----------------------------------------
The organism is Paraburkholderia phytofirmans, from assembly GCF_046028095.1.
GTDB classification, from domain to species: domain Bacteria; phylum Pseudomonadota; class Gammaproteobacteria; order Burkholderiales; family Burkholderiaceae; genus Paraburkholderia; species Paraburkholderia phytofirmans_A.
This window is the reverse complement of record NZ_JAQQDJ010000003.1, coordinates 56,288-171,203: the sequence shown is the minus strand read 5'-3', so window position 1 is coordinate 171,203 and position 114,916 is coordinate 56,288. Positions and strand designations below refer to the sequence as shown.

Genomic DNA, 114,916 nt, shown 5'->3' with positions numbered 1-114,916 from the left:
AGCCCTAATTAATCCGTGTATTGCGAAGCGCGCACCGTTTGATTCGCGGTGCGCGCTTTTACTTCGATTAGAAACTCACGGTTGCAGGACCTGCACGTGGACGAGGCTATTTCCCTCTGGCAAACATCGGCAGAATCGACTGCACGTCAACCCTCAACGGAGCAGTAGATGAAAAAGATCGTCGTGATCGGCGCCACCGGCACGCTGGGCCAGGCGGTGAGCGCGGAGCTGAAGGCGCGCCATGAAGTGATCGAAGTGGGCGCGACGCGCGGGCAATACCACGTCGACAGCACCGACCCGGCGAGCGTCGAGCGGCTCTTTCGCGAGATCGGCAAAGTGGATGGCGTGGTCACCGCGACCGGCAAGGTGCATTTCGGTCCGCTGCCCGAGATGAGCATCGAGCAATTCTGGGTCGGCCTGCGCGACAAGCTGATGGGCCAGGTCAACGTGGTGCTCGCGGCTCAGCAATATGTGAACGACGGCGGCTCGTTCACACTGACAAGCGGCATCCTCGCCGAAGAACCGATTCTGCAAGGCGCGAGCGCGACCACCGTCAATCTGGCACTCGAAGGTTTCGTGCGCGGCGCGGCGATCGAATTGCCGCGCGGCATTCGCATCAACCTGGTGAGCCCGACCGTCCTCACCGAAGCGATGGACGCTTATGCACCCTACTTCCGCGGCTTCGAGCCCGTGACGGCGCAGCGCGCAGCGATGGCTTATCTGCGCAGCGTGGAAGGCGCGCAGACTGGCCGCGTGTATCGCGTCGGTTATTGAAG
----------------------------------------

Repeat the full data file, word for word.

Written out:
The organism is Paraburkholderia phytofirmans, from assembly GCF_046028095.1.
GTDB classification, from domain to species: domain Bacteria; phylum Pseudomonadota; class Gammaproteobacteria; order Burkholderiales; family Burkholderiaceae; genus Paraburkholderia; species Paraburkholderia phytofirmans_A.
This window is the reverse complement of record NZ_JAQQDJ010000003.1, coordinates 56,288-171,203: the sequence shown is the minus strand read 5'-3', so window position 1 is coordinate 171,203 and position 114,916 is coordinate 56,288. Positions and strand designations below refer to the sequence as shown.

Genomic DNA, 114,916 nt, shown 5'->3' with positions numbered 1-114,916 from the left:
AGCCCTAATTAATCCGTGTATTGCGAAGCGCGCACCGTTTGATTCGCGGTGCGCGCTTTTACTTCGATTAGAAACTCACGGTTGCAGGACCTGCACGTGGACGAGGCTATTTCCCTCTGGCAAACATCGGCAGAATCGACTGCACGTCAACCCTCAACGGAGCAGTAGATGAAAAAGATCGTCGTGATCGGCGCCACCGGCACGCTGGGCCAGGCGGTGAGCGCGGAGCTGAAGGCGCGCCATGAAGTGATCGAAGTGGGCGCGACGCGCGGGCAATACCACGTCGACAGCACCGACCCGGCGAGCGTCGAGCGGCTCTTTCGCGAGATCGGCAAAGTGGATGGCGTGGTCACCGCGACCGGCAAGGTGCATTTCGGTCCGCTGCCCGAGATGAGCATCGAGCAATTCTGGGTCGGCCTGCGCGACAAGCTGATGGGCCAGGTCAACGTGGTGCTCGCGGCTCAGCAATATGTGAACGACGGCGGCTCGTTCACACTGACAAGCGGCATCCTCGCCGAAGAACCGATTCTGCAAGGCGCGAGCGCGACCACCGTCAATCTGGCACTCGAAGGTTTCGTGCGCGGCGCGGCGATCGAATTGCCGCGCGGCATTCGCATCAACCTGGTGAGCCCGACCGTCCTCACCGAAGCGATGGACGCTTATGCACCCTACTTCCGCGGCTTCGAGCCCGTGACGGCGCAGCGCGCAGCGATGGCTTATCTGCGCAGCGTGGAAGGCGCGCAGACTGGCCGCGTGTATCGCGTCGGTTATTGAAG